Culture Shifts at Riot Games

Culture does not change because we desire to change it. Culture changes when the organization is transformed – the culture reflects the realities of people working together everyday.”
– Frances Hesselbein

On the surface, arbitration provisions are not thought to be the impetus of social change, but in the case of Riot Games, the issue has potential to bring about real cultural change at the business’s Los Angeles Campus and other facilities around the world. Furthermore, the means and the ends to the Rioters action towards freedom of choice when it comes to arbitration will likely have repercussions beyond the video game development industry.

Rioters making moves within the company described the issue more accurately, saying, “We’re asking that forced arbitration be ended for all past, current, and future Riot employees, including contractors and in current litigation.” The ladder demand is finding some legal friction but Riot has been uniquely receptive to the request of their employees.

An activist and Rioter, Jocelyn Monahan, is a social listening strategist who commented on the matter, “We are what makes Riot great. I want us to feel solidarity and connection with each other. I want us to feel connected. I want us to feel like our voices are heard and heard in a way that matters.” Robin’s message and the sentiments of many more were conveyed during the active discussion in May.

Riot has taken recent labor discussions as an opportunity to better their company culture. This can almost be expected from a company that publicly prides itself on its ambitions of increased diversity and inclusion.

An L.A. chapter organizer from the advocacy group Game Workers Unite, attended the labor discussion and was hopeful about the progress made during the event. That organizer told said, “The fact that this action went so well—there were people on the mic, everyone was so excited, there were so many people sharing their stories—I think that’s going to inspire a lot of other people at companies to realize they have a lot of power over the conditions at their workplaces…This is going to be a tremendous example for people to know that they can make their conditions better.”

The message sent by Rioters was heard loud and clear within the organization most famous for their online strategy game, League of Legends. The company’s website addressed the recent concerns, reading:

Many Rioters shared their perspectives on arbitration, issues they’ve experienced at Riot, and changes they hope to see. Many also showed their deep love for Riot and their desire to make Riot better. The Rioter walkout was an important moment in our company’s transformation, and it reaffirmed our commitment to keep fighting to make this the company we believe it can be.

“It’s not your workers versus management narrative,” Jocelyn Monahan said, “This isn’t about being anti-Riot or not wanting to be here, we’re doing this because we deeply believe in Riot’s mission and we love this place and we want to make cool stuff together. And we know that we are part of Riot.”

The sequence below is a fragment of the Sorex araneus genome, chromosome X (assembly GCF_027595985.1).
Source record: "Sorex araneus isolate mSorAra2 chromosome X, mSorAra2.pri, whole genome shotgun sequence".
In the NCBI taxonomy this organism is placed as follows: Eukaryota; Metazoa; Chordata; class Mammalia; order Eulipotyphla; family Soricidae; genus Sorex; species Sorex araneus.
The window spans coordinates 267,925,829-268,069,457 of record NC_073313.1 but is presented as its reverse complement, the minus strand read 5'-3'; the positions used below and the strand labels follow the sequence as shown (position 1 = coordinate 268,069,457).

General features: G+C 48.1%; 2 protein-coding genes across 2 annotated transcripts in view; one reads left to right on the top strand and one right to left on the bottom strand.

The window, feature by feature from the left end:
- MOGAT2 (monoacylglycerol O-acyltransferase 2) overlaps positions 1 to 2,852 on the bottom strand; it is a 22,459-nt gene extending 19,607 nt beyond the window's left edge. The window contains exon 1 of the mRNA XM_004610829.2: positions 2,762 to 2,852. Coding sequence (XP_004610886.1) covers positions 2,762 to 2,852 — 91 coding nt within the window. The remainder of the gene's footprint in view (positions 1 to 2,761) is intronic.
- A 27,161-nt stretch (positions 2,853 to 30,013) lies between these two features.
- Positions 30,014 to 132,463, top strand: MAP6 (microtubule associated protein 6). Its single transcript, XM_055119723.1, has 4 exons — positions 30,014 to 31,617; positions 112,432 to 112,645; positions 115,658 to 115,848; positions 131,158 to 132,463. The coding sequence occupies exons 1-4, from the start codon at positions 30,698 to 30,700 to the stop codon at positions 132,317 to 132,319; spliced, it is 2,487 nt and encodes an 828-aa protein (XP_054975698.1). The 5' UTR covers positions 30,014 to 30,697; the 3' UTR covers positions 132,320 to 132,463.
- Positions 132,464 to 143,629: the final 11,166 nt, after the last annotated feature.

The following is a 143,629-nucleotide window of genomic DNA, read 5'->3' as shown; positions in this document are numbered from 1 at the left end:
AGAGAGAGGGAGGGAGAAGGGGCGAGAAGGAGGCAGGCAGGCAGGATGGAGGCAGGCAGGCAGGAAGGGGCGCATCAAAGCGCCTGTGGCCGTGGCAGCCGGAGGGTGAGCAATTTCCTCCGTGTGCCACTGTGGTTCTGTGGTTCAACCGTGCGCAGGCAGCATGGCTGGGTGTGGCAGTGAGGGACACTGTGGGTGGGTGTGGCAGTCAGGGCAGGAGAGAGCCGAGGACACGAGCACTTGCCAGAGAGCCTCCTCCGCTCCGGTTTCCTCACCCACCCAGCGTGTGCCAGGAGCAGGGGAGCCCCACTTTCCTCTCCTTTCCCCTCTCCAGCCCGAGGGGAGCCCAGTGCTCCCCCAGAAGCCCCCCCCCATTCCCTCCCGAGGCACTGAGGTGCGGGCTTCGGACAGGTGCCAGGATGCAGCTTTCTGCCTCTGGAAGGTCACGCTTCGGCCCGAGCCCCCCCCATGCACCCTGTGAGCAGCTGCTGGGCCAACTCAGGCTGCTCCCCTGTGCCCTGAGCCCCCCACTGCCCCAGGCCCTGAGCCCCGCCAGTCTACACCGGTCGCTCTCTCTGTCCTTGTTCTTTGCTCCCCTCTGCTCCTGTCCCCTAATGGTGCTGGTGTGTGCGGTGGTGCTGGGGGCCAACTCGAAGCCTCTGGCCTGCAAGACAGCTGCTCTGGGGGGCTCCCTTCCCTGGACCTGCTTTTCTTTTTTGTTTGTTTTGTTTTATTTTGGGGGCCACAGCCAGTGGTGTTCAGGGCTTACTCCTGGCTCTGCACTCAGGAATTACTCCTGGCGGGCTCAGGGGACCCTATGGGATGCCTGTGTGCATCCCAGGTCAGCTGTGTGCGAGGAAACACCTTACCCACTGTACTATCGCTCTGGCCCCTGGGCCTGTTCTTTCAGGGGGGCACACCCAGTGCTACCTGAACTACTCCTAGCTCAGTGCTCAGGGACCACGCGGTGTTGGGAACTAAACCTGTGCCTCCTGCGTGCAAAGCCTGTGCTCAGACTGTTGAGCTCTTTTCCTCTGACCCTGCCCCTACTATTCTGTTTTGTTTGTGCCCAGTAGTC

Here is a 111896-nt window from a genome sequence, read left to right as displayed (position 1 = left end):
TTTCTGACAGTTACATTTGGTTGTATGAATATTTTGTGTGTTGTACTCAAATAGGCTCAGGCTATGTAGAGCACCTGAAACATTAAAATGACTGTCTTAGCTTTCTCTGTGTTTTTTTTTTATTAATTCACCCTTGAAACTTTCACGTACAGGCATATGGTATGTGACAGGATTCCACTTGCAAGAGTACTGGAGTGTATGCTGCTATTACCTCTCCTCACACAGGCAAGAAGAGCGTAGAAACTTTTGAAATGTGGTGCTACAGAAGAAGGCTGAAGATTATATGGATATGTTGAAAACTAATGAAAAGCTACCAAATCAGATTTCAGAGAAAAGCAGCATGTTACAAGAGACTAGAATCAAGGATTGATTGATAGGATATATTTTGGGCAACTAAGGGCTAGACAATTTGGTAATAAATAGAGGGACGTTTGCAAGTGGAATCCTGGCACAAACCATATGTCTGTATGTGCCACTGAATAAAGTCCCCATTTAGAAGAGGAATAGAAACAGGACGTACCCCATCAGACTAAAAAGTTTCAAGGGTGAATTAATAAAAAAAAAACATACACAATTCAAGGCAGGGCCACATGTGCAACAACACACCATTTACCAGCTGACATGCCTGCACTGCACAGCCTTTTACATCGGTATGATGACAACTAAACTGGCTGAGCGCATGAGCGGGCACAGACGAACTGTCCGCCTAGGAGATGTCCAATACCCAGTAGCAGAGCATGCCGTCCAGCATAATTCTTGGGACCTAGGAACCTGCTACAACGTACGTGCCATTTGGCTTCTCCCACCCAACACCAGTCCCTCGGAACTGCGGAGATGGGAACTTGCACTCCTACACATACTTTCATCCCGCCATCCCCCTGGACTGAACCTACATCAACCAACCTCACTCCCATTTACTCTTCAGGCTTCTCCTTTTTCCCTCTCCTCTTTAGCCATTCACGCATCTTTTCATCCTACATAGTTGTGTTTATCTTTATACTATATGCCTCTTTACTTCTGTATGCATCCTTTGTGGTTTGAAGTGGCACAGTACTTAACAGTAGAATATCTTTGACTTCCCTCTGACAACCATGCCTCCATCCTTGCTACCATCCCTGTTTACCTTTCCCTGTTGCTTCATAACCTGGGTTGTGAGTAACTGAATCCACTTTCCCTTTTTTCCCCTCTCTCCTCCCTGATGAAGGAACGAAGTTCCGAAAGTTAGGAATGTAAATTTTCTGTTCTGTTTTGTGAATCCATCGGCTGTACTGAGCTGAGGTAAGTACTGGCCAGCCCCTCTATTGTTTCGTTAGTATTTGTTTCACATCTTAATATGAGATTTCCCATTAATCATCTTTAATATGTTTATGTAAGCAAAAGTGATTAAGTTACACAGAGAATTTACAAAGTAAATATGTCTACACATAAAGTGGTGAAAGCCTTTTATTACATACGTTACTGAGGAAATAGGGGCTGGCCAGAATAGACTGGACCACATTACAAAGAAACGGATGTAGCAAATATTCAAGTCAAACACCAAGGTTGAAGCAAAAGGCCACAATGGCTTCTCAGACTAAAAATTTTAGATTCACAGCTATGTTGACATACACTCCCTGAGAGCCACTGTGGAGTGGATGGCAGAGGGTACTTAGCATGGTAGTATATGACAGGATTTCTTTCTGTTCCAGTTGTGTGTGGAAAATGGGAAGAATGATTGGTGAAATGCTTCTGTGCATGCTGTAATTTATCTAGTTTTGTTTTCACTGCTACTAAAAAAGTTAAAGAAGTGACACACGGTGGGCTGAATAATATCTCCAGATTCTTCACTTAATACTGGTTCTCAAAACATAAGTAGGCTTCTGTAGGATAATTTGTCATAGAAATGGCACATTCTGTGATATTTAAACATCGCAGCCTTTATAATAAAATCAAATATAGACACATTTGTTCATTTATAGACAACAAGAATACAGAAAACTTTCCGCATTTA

Arbitration Defined

At it’s core, Arbitration is the process of bringing a civil (not criminal) dispute before a disinterested arbitrator. Think judge, without the robes. The arbitrator will research the dispute at hand, hear evidence brought by both sides and ultimately make a decision if the parties do not first reach their own agreement.

Arbitration is a considered an alternative dispute resolution to bringing issues in Court. For a company that is looking to co-operate with the needs and wishes of their employee’s, there can be many be advantages to using arbitration over legal means. The advantages of arbitration over taking an issue to court are:

  • Arbitration brings faster results that traditional litigation as the arbitration process is considered more flexible
  • Arbitration awards are generally easier to enforce than court-orders
  • Arbitration is cheaper and more flexible for the parties involved
  • is often faster than litigation in court, and a time limit can be placed on the length of the process
  • Taking an issue in front of a jury is always subject to risk

When matters go to the courts, the parties involved automatically revert to an adversarial position. Whereas, arbitration often works better with parties that share common goals. For the issues coming to light at Riot, arbitration could produce a more amicable result than Court. Despite the benefits of this form of ADR, Rioter’s are primarily concerned with what they feel is the use of mandatory arbitration.

It is not all peaches and cream with arbitration and Rioter’s have pinpointed some of the downside to using arbitration during the walk-out. Many have argued that arbitration can be more business friendly than a jury of your peers. Whether arbitration favors industry at large is unclear, although we know the inverse of this proposition is true. The rigidity and adversarial nature of the Courts can produce a wider range of results than in Alternative Dispute Resolution as arbitrator can take into consideration more than judges who are bound by procedure. As businesses thrive on stability and being able to weather future storms, it makes sense that they would more frequently turn to ADR or at least make it a part of their litigation process.